The new Executive Governor of the Central Bank of Liberia has vowed to ignore or downplay policies at the Bank to enable him meet dictates of President George Manneh Weah regardless of the economic and financial repercussions to the state. This means he would bend the rules for political expediency at the expense of conventional practices.
Executive Governor Nathaniel Patray believes this would afford him the opportunity to work with the technical economic management team in executing mandates of the President’s.
President George Manneh Weah’s mandates to the economic management team set up in early July include among others (1) immediate infusion of US$25 Million in the economy to mop up excess liquidity of Liberian dollars, which has reportedly been executed; (2) A mandate to the Central Bank to provide more effective supervision and regulation of money-changers or foreign exchange bureau; (3) A mandate to the Central Bank to provide more robust oversight of banks under its supervision; and (4) Conduct a comprehensive review of regulations on the hoarding of both Liberian dollars and U.S. dollars outside the banking system, and provide incentives and safeguards to encourage the utilization of the banking system, including financial instruments.
Governor Patray maintains “…We are working at the President’s mandate — technical economic management team which is different from the mandate of the Central Bank that is within the Bank’s act. We will work with the Bank’s Act, but if it is necessary to sideline it for a while to get the President’s own mandate accomplished, we will have to do that.”
We believe this posture by the new CBL Executive Governor squarely contradicts policies at the “Bankers’ Bank” that will have serious negative future consequences for our country. Although fully aware that the Governor works at the will and pleasure of the President, but we caution that giving in anyhow to pleasing him thru unorthodox means could be counterproductive to functions of the Central Bank.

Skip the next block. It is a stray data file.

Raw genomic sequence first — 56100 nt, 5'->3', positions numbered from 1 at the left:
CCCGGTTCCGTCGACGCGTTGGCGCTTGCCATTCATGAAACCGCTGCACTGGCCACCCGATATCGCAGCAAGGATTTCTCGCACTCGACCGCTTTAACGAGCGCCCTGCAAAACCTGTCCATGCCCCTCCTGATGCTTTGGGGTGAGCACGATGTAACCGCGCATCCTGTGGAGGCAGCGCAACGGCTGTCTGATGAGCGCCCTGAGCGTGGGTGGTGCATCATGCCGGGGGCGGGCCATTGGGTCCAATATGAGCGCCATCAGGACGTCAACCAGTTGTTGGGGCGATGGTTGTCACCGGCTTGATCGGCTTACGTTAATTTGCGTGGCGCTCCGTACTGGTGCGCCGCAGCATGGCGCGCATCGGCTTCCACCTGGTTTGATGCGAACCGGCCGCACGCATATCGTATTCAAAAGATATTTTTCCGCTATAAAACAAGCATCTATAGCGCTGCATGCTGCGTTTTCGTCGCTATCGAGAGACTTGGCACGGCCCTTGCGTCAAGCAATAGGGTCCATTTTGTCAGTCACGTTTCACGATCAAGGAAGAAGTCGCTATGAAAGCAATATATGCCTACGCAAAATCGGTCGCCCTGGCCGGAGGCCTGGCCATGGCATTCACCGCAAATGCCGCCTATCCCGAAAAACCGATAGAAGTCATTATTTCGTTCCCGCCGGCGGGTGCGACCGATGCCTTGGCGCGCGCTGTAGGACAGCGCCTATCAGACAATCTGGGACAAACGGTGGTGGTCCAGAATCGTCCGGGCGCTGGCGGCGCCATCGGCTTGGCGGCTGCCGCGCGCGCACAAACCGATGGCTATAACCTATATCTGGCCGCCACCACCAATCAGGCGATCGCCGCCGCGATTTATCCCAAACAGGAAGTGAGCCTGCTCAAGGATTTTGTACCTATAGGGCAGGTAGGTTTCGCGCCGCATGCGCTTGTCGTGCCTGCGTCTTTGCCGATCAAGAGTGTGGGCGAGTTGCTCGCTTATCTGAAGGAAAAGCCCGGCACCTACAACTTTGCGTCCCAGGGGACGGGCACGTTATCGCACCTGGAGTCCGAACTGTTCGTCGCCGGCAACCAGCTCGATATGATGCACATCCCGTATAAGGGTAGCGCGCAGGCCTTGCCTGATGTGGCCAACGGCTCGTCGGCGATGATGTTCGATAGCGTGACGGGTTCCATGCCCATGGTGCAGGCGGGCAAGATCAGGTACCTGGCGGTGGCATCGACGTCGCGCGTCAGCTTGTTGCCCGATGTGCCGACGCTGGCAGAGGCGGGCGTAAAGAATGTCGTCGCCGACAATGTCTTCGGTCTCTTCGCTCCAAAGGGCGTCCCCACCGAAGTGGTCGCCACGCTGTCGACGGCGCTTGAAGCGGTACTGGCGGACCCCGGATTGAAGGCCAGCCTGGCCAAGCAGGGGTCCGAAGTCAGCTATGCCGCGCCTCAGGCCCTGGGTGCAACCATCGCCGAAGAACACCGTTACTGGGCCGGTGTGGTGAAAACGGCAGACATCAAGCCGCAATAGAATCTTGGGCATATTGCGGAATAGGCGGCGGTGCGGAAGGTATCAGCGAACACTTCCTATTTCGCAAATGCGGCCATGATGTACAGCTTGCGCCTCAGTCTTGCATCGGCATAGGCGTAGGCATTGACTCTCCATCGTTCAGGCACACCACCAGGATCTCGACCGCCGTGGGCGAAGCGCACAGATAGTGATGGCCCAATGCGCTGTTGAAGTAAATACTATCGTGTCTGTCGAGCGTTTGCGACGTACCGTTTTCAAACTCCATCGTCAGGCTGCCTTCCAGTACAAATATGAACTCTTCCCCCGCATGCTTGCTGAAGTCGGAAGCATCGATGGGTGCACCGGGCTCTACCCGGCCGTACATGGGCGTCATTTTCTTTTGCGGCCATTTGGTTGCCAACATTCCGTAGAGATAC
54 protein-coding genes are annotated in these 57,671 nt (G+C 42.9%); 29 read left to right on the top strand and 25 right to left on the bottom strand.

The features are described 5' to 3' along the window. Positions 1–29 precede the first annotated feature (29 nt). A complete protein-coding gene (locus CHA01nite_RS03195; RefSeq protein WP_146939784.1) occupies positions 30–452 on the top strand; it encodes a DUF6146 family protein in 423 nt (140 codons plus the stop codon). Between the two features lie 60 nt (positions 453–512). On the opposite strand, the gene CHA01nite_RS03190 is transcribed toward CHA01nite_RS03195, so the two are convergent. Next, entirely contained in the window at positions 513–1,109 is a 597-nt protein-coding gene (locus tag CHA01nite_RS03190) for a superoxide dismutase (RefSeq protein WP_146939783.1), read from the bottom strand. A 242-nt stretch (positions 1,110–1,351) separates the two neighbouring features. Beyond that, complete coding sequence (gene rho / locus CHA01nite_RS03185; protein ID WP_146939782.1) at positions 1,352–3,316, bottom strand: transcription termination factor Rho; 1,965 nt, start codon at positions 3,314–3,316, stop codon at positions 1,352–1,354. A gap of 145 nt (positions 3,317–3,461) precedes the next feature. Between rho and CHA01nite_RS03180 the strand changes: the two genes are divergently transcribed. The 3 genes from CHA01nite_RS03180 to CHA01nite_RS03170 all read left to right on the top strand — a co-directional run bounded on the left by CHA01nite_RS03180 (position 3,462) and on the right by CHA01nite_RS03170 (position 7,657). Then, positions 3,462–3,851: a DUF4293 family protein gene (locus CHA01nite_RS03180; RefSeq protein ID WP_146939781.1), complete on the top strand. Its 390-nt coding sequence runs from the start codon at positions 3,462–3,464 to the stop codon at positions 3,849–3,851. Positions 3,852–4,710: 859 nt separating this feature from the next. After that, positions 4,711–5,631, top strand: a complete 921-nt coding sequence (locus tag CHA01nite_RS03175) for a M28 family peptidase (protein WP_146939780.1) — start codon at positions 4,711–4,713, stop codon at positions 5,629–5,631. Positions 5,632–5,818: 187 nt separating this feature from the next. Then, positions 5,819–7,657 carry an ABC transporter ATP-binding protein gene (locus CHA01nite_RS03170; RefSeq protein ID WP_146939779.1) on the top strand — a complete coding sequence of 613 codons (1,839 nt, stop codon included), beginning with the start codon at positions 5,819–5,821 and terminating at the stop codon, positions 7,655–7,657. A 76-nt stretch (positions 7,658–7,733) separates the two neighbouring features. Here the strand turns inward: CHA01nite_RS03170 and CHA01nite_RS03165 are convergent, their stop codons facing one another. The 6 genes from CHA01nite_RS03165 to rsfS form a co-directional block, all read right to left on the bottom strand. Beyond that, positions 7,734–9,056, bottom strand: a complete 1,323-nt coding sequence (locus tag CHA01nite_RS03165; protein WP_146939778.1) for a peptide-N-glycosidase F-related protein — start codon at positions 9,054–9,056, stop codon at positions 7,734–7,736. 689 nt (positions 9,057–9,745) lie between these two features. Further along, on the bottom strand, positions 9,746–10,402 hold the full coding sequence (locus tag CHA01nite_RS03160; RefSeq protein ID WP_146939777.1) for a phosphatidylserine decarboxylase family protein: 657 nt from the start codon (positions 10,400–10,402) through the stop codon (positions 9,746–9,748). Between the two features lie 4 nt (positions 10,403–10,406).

The 1999 Act establishing the Central Bank of Liberia bars Governors of the Bank from maintaining affiliations that could interfere with their duties.Section 17 (c) of the Act states, “The Governors shall not be regarded as delegates on the board of any commercial, financial, agricultural or industrial or other business interest or receive or accept directions therefrom in respect to duties to be performed under this Act.”
Among other functions, Executive Governors are to independently advise the President on monetary policies and Macroeconomic issues, void of politics. But the way Governor Patray intends to proceed at the CBL could negatively undercut these traditional roles.
Since the Central Bank of Liberia was established in 1999, this is the first Executive Governor that is publicly on record in saying he would circumvent the rules to satisfy the President no matter what.
Liberians, beware! The writings are on the wall of things to come. We must brace ourselves for future economic and monetary implications in satisfying short and long-term political interests at the Central Bank albeit unconventionally.